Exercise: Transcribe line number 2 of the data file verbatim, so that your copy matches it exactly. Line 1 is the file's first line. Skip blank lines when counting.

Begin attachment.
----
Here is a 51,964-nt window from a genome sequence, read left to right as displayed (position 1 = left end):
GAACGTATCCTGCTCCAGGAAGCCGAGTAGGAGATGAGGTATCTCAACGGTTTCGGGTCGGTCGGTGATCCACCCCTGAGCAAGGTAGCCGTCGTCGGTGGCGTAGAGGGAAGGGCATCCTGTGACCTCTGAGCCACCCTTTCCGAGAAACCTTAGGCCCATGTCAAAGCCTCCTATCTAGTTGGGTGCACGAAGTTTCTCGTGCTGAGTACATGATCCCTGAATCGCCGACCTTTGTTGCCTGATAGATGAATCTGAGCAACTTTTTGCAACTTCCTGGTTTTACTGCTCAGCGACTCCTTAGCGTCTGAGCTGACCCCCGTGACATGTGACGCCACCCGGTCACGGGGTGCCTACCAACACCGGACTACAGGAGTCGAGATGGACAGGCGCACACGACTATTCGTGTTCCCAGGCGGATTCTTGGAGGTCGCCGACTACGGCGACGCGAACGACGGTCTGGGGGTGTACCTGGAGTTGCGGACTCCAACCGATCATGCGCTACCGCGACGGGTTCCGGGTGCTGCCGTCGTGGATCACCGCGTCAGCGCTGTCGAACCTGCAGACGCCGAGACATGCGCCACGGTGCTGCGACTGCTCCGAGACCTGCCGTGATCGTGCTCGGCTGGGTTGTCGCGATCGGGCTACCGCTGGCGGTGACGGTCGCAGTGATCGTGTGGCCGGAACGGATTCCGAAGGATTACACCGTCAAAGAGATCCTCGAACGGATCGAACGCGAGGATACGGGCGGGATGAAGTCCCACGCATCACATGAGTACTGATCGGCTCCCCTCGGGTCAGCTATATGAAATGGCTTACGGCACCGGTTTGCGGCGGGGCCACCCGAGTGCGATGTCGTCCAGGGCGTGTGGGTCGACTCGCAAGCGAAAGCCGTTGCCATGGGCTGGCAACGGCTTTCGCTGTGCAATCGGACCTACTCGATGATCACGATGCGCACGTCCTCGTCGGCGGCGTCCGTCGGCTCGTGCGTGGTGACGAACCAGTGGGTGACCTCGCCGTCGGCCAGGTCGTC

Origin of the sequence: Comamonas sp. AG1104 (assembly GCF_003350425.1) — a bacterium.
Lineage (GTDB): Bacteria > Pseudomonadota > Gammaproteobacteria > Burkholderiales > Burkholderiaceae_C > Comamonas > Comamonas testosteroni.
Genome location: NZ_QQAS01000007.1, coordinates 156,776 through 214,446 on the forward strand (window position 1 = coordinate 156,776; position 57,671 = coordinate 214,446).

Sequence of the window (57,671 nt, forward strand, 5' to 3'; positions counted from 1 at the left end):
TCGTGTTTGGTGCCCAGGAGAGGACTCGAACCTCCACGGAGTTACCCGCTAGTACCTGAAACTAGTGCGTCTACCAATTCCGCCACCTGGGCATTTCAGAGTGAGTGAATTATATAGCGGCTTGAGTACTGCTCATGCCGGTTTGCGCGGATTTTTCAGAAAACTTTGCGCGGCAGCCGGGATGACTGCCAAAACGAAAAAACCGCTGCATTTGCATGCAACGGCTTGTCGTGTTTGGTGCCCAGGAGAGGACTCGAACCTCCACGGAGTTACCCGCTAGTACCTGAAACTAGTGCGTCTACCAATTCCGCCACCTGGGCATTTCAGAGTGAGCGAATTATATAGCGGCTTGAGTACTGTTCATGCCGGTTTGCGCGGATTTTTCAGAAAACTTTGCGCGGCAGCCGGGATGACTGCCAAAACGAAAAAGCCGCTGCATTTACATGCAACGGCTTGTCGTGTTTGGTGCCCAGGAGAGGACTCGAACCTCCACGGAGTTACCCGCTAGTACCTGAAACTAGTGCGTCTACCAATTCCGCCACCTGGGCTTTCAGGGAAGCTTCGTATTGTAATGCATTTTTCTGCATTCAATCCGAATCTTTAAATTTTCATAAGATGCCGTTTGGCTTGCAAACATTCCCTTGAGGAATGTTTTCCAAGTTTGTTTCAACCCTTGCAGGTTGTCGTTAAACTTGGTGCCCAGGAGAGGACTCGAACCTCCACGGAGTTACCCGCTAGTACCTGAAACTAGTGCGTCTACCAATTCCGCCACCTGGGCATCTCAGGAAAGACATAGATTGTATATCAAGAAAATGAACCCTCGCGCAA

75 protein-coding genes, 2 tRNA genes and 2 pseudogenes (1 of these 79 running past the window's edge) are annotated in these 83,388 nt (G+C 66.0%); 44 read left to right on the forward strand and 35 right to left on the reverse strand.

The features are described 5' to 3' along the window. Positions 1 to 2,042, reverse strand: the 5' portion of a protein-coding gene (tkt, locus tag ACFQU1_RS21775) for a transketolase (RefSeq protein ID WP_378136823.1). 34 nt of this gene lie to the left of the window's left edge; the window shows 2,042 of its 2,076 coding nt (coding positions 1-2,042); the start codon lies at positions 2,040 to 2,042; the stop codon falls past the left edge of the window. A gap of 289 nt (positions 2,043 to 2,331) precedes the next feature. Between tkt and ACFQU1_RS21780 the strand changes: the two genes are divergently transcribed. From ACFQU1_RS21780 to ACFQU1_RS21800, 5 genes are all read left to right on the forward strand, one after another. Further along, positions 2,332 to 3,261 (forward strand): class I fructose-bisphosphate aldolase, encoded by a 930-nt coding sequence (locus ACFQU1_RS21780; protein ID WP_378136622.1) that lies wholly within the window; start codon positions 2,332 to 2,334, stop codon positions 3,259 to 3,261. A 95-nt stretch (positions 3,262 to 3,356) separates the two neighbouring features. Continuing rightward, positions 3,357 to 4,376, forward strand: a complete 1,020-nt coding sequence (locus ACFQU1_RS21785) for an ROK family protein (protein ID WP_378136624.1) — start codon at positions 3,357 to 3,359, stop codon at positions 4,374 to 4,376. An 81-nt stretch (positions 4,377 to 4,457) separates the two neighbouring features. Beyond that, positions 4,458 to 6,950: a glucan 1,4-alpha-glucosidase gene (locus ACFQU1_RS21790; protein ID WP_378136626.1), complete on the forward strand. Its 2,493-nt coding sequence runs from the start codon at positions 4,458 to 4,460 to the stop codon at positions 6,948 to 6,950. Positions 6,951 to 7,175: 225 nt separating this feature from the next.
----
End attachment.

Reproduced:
GAACGTATCCTGCTCCAGGAAGCCGAGTAGGAGATGAGGTATCTCAACGGTTTCGGGTCGGTCGGTGATCCACCCCTGAGCAAGGTAGCCGTCGTCGGTGGCGTAGAGGGAAGGGCATCCTGTGACCTCTGAGCCACCCTTTCCGAGAAACCTTAGGCCCATGTCAAAGCCTCCTATCTAGTTGGGTGCACGAAGTTTCTCGTGCTGAGTACATGATCCCTGAATCGCCGACCTTTGTTGCCTGATAGATGAATCTGAGCAACTTTTTGCAACTTCCTGGTTTTACTGCTCAGCGACTCCTTAGCGTCTGAGCTGACCCCCGTGACATGTGACGCCACCCGGTCACGGGGTGCCTACCAACACCGGACTACAGGAGTCGAGATGGACAGGCGCACACGACTATTCGTGTTCCCAGGCGGATTCTTGGAGGTCGCCGACTACGGCGACGCGAACGACGGTCTGGGGGTGTACCTGGAGTTGCGGACTCCAACCGATCATGCGCTACCGCGACGGGTTCCGGGTGCTGCCGTCGTGGATCACCGCGTCAGCGCTGTCGAACCTGCAGACGCCGAGACATGCGCCACGGTGCTGCGACTGCTCCGAGACCTGCCGTGATCGTGCTCGGCTGGGTTGTCGCGATCGGGCTACCGCTGGCGGTGACGGTCGCAGTGATCGTGTGGCCGGAACGGATTCCGAAGGATTACACCGTCAAAGAGATCCTCGAACGGATCGAACGCGAGGATACGGGCGGGATGAAGTCCCACGCATCACATGAGTACTGATCGGCTCCCCTCGGGTCAGCTATATGAAATGGCTTACGGCACCGGTTTGCGGCGGGGCCACCCGAGTGCGATGTCGTCCAGGGCGTGTGGGTCGACTCGCAAGCGAAAGCCGTTGCCATGGGCTGGCAACGGCTTTCGCTGTGCAATCGGACCTACTCGATGATCACGATGCGCACGTCCTCGTCGGCGGCGTCCGTCGGCTCGTGCGTGGTGACGAACCAGTGGGTGACCTCGCCGTCGGCCAGGTCGTC